Developer

3 Questions: XSS Peril can come online or in paper form

Cut down the risk of cross-site scripting threats by recognizing these XSS vulnerabilities.


With Ed Skoudis, senior security consultant with International Network Services Inc., a consultancy in Santa Clara, CA. Skoudis' new book, Malware: Fighting Malicious Code, includes a discussion of cross-site scripting (XSS), an application-level attack in which hackers use an enterprise's own code against it to get control of a Web application database.

This interview originally appeared in the IT Business Edge weekly report, "Fortifying Network Security." To see a complete listing of IT Business Edge weekly reports or sign up for this free technology intelligence agent, visit www.itbusinessedge.com.

By Terry Sweeney

Question: Based on the amount of cross-site scripting (XSS) on the Internet in late 2003, what's your forecast for this sort of online malice for this year?

Skoudis: Enterprises are deploying broken applications and introducing more holes in existing programs much faster than they're cleaning them up. XSS vulnerabilities are really easy for Web developers to accidentally introduce. However, if they follow some simple recommendations, such as filtering out characters associated with scripting attacks (like =<>"'();&) on both the input and output, we wouldn't have to face this malice. I always try to be an optimist, but I'm expecting many more of these kinds of attacks in 2004. We might see an increase in 2004 involving paper-based XSS attacks. Although it may sound silly, an attacker could submit a paper-based form to an organization via postal mail. Many companies perform data entry using Optical Character Recognition (OCR). By writing a script into a field on a form and sending it in, the OCR may actually load the script itself into a database. Then, at a later time, an employee of the target company may view the submitted data via a browser. When the script stored in the database reaches the employee's browser, it can perform some nasty actions on the browser.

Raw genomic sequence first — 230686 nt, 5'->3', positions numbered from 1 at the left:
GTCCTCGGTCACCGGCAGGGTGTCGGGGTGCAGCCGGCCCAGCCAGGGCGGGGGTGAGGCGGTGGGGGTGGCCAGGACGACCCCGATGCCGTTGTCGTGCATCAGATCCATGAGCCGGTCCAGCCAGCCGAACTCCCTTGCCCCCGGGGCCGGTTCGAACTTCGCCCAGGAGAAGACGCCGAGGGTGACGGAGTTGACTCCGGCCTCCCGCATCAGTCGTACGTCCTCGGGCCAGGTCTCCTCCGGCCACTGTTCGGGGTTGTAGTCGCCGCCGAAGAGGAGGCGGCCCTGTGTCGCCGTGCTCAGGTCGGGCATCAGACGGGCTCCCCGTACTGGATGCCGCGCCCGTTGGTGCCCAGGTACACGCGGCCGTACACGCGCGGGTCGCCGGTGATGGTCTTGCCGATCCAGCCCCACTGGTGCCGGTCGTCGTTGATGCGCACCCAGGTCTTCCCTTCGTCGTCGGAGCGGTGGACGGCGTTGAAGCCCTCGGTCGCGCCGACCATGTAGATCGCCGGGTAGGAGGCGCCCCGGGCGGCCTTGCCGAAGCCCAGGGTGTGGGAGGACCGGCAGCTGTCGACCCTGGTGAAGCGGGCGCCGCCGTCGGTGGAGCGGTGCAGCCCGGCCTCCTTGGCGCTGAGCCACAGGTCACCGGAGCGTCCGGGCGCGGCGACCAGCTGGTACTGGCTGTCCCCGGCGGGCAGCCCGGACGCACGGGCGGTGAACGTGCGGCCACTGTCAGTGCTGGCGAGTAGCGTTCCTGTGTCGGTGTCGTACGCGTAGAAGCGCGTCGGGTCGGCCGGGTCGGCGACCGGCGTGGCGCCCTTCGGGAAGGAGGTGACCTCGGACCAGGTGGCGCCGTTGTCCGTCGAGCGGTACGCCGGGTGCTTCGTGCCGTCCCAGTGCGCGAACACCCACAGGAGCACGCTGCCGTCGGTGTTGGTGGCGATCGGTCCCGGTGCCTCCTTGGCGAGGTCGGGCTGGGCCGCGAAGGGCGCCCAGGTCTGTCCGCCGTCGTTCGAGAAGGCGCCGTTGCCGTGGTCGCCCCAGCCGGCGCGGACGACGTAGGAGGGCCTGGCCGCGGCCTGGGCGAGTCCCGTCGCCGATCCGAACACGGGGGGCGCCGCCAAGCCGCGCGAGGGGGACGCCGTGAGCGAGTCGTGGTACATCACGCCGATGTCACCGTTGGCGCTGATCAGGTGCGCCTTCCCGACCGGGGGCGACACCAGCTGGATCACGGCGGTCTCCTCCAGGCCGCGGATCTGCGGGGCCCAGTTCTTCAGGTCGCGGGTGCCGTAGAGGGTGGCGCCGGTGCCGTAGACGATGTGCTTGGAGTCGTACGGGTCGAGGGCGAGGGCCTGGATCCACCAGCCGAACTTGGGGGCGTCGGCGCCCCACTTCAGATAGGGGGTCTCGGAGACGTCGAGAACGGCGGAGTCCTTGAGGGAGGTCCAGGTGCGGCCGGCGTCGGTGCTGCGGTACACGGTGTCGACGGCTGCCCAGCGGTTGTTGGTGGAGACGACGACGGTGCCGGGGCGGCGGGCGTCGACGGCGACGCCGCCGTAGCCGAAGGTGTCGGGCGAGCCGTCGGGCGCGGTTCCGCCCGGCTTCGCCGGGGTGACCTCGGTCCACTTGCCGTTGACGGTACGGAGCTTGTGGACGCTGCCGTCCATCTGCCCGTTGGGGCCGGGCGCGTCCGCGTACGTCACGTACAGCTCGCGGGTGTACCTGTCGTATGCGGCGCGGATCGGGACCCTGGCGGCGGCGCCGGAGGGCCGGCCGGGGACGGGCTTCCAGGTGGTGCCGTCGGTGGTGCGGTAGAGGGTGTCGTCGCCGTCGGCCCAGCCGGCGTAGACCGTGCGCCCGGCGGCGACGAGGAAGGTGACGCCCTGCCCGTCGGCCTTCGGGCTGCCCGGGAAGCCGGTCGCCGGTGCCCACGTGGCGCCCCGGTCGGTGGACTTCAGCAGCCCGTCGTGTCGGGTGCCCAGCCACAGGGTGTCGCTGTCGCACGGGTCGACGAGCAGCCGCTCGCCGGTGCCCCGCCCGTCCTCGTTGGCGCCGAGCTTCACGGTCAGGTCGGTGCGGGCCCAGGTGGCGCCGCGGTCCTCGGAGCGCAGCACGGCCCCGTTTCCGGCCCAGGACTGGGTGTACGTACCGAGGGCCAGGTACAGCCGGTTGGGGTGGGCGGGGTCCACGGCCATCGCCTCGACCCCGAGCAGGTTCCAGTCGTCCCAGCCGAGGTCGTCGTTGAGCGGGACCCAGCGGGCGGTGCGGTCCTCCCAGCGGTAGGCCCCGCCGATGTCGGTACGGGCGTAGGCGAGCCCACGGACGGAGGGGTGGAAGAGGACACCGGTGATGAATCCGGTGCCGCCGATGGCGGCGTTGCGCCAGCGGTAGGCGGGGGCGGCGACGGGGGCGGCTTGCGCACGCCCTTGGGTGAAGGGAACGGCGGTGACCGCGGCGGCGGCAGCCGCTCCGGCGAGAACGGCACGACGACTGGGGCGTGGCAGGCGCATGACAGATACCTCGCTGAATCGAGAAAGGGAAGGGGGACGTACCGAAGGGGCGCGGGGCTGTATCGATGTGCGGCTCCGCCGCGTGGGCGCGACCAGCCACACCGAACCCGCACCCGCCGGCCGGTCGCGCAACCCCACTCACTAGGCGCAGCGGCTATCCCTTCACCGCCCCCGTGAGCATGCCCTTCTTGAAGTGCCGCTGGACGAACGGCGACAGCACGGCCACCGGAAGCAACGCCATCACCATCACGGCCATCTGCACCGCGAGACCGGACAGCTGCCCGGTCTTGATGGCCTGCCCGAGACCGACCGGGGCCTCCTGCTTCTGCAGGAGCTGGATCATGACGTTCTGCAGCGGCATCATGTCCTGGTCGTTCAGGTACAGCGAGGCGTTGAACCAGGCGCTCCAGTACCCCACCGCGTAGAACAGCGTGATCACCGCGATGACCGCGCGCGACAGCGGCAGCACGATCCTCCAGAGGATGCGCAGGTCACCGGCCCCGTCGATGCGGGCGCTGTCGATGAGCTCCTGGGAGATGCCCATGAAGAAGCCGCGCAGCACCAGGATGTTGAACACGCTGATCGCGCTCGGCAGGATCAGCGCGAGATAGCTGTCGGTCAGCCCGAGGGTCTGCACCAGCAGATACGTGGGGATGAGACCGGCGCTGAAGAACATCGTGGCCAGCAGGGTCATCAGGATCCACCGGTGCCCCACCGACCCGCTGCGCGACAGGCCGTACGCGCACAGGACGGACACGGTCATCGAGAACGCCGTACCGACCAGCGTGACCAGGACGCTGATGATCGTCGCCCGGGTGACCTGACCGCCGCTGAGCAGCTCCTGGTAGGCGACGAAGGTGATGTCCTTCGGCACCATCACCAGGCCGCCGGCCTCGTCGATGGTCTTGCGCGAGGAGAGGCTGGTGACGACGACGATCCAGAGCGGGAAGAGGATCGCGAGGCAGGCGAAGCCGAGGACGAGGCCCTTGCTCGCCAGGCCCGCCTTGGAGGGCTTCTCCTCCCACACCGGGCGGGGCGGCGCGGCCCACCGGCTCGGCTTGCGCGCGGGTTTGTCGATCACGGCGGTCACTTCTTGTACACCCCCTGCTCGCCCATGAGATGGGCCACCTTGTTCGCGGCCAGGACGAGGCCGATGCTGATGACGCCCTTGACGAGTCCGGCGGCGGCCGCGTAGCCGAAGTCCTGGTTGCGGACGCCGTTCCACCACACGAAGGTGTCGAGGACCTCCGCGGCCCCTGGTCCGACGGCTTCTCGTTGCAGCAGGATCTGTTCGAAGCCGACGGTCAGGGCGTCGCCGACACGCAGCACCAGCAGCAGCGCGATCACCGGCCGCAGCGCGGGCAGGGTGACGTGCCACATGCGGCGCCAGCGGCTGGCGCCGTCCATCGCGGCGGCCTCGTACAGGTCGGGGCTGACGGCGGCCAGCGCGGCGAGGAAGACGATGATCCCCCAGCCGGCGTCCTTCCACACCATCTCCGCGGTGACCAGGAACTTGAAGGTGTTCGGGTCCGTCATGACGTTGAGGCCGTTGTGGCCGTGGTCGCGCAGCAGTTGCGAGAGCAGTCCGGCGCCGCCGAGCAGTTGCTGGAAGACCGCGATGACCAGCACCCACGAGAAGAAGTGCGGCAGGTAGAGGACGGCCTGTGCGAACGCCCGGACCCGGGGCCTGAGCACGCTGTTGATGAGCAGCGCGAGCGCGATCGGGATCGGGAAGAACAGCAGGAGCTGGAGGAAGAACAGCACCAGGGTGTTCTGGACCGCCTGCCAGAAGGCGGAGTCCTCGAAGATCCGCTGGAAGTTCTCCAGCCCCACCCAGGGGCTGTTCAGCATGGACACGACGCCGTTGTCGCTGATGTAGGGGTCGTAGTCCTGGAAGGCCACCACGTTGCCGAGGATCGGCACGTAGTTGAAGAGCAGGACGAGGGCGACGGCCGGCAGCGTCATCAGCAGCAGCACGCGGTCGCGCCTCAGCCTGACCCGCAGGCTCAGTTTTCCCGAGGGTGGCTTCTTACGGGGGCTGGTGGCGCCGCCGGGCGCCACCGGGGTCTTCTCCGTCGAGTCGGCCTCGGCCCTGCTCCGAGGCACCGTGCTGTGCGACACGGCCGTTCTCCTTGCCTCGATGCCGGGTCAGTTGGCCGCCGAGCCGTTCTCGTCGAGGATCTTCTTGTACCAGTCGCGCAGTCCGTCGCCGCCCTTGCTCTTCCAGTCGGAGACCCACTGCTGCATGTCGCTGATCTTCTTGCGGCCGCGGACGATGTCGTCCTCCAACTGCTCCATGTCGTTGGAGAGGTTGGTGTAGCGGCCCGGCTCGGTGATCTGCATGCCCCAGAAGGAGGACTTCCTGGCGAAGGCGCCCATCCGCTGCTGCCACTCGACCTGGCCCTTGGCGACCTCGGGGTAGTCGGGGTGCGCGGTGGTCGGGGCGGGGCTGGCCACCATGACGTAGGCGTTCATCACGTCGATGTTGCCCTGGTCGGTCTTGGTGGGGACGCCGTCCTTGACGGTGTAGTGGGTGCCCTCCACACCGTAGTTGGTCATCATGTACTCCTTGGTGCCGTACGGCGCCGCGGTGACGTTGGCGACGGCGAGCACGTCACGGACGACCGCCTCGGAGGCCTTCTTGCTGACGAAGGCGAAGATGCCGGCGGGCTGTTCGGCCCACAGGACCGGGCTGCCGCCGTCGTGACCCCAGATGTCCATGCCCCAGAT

Question: How is the average enterprise most likely to be affected by XSS? Stolen passwords, misappropriation of funds, network outages?

Skoudis: Using an XSS attack to submit data to an employee who views the data with a browser would allow the attacker to steal data from that employee's browser, including cookies. So, a company should analyze what kind of information its users have inside their cookies. What could an attacker do with this data? Does it include personally identifiable information? Do cookies contain account numbers or balances? This data could be exposed to a bad guy via this kind of attack.

Question: What measures should enterprises take to protect themselves against XSS? Where are the security dollars best spent?

Skoudis: They should deploy filters for all incoming and outgoing data in their Web applications. Remove all potential scripts for any data as soon as it arrives or leaves the application. This quick fix is usually very low-cost, provided that the organization has the ability to tweak the code for its Web applications. Additionally, on the client side, make sure your browsers are patched and up to date. Frequently visit www.windowsupdate.com or deploy a thorough patch management solution. By keeping the browsers patched, the worst forms of XSS attacks are far less likely.

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